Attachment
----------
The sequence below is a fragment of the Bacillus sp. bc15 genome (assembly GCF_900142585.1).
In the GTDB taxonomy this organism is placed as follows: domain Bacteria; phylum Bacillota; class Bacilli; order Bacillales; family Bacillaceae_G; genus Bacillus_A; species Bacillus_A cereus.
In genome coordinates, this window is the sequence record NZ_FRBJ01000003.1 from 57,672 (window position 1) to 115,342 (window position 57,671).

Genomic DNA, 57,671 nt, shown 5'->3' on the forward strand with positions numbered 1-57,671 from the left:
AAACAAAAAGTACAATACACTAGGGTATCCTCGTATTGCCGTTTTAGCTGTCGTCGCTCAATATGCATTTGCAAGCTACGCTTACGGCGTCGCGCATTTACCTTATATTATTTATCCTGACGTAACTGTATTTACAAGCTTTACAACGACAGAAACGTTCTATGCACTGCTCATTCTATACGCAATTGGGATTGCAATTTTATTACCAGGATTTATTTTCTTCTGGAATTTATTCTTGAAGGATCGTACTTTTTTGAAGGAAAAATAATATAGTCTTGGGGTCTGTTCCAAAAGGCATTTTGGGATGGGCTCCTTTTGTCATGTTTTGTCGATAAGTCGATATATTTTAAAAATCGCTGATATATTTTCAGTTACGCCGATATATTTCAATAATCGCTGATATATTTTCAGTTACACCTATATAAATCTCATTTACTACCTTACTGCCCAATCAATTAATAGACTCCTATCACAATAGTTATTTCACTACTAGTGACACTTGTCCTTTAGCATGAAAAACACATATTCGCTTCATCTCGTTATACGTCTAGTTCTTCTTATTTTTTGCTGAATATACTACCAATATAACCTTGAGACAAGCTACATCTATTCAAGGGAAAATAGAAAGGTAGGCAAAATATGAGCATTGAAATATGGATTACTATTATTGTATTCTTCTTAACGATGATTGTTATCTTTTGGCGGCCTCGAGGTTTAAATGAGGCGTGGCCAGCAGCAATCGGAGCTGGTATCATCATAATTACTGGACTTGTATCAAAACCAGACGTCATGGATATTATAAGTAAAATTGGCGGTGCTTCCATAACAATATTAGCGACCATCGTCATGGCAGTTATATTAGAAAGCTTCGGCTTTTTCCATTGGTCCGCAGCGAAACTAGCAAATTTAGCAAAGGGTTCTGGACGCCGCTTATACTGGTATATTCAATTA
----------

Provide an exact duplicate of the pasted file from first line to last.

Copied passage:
The sequence below is a fragment of the Bacillus sp. bc15 genome (assembly GCF_900142585.1).
In the GTDB taxonomy this organism is placed as follows: domain Bacteria; phylum Bacillota; class Bacilli; order Bacillales; family Bacillaceae_G; genus Bacillus_A; species Bacillus_A cereus.
In genome coordinates, this window is the sequence record NZ_FRBJ01000003.1 from 57,672 (window position 1) to 115,342 (window position 57,671).

Genomic DNA, 57,671 nt, shown 5'->3' on the forward strand with positions numbered 1-57,671 from the left:
AAACAAAAAGTACAATACACTAGGGTATCCTCGTATTGCCGTTTTAGCTGTCGTCGCTCAATATGCATTTGCAAGCTACGCTTACGGCGTCGCGCATTTACCTTATATTATTTATCCTGACGTAACTGTATTTACAAGCTTTACAACGACAGAAACGTTCTATGCACTGCTCATTCTATACGCAATTGGGATTGCAATTTTATTACCAGGATTTATTTTCTTCTGGAATTTATTCTTGAAGGATCGTACTTTTTTGAAGGAAAAATAATATAGTCTTGGGGTCTGTTCCAAAAGGCATTTTGGGATGGGCTCCTTTTGTCATGTTTTGTCGATAAGTCGATATATTTTAAAAATCGCTGATATATTTTCAGTTACGCCGATATATTTCAATAATCGCTGATATATTTTCAGTTACACCTATATAAATCTCATTTACTACCTTACTGCCCAATCAATTAATAGACTCCTATCACAATAGTTATTTCACTACTAGTGACACTTGTCCTTTAGCATGAAAAACACATATTCGCTTCATCTCGTTATACGTCTAGTTCTTCTTATTTTTTGCTGAATATACTACCAATATAACCTTGAGACAAGCTACATCTATTCAAGGGAAAATAGAAAGGTAGGCAAAATATGAGCATTGAAATATGGATTACTATTATTGTATTCTTCTTAACGATGATTGTTATCTTTTGGCGGCCTCGAGGTTTAAATGAGGCGTGGCCAGCAGCAATCGGAGCTGGTATCATCATAATTACTGGACTTGTATCAAAACCAGACGTCATGGATATTATAAGTAAAATTGGCGGTGCTTCCATAACAATATTAGCGACCATCGTCATGGCAGTTATATTAGAAAGCTTCGGCTTTTTCCATTGGTCCGCAGCGAAACTAGCAAATTTAGCAAAGGGTTCTGGACGCCGCTTATACTGGTATATTCAATTA